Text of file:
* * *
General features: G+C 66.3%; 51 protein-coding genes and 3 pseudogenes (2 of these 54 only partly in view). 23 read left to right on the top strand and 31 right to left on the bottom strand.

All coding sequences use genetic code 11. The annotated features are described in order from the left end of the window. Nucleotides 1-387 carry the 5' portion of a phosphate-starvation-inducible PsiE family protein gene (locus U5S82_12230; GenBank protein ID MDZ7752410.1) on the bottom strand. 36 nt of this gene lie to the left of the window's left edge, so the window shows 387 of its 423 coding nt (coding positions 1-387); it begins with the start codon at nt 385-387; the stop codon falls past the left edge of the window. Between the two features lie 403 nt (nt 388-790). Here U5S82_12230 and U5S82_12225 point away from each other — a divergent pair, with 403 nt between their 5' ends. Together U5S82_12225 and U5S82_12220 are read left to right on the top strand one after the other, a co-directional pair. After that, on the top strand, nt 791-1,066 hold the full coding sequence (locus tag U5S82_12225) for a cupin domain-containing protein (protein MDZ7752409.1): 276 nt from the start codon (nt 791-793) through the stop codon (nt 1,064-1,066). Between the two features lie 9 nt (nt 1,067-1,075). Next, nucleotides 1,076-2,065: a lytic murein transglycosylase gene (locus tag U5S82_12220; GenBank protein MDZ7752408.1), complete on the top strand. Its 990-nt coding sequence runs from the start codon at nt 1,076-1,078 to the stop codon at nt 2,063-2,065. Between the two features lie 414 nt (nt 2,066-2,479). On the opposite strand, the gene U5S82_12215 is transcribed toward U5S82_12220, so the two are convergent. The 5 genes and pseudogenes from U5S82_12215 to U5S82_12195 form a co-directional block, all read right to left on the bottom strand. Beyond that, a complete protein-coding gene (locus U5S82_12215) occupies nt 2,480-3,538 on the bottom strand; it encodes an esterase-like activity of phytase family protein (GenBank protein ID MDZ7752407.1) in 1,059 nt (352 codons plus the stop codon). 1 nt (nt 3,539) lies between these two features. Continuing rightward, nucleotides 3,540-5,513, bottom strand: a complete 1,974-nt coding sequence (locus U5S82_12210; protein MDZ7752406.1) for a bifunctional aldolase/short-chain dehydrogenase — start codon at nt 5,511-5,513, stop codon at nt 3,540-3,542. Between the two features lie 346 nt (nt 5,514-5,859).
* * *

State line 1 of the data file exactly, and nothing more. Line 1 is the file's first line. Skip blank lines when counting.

General features: G+C 66.3%; 51 protein-coding genes and 3 pseudogenes (2 of these 54 only partly in view). 23 read left to right on the top strand and 31 right to left on the bottom strand.